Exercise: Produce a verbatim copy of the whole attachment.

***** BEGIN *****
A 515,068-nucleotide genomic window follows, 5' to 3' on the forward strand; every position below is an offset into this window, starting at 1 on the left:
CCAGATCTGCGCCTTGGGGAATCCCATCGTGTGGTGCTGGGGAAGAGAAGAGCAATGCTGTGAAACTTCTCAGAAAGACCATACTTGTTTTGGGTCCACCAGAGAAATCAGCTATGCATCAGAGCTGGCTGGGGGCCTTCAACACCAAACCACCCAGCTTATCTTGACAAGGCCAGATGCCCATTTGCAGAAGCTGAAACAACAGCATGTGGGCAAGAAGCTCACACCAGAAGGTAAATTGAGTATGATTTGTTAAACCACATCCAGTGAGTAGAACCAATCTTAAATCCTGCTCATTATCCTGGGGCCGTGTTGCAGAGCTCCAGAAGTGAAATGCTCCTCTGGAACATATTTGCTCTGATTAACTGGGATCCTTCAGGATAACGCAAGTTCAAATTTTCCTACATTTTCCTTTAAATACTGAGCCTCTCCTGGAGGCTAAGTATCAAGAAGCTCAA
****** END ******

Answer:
A 515,068-nucleotide genomic window follows, 5' to 3' on the forward strand; every position below is an offset into this window, starting at 1 on the left:
CCAGATCTGCGCCTTGGGGAATCCCATCGTGTGGTGCTGGGGAAGAGAAGAGCAATGCTGTGAAACTTCTCAGAAAGACCATACTTGTTTTGGGTCCACCAGAGAAATCAGCTATGCATCAGAGCTGGCTGGGGGCCTTCAACACCAAACCACCCAGCTTATCTTGACAAGGCCAGATGCCCATTTGCAGAAGCTGAAACAACAGCATGTGGGCAAGAAGCTCACACCAGAAGGTAAATTGAGTATGATTTGTTAAACCACATCCAGTGAGTAGAACCAATCTTAAATCCTGCTCATTATCCTGGGGCCGTGTTGCAGAGCTCCAGAAGTGAAATGCTCCTCTGGAACATATTTGCTCTGATTAACTGGGATCCTTCAGGATAACGCAAGTTCAAATTTTCCTACATTTTCCTTTAAATACTGAGCCTCTCCTGGAGGCTAAGTATCAAGAAGCTCAA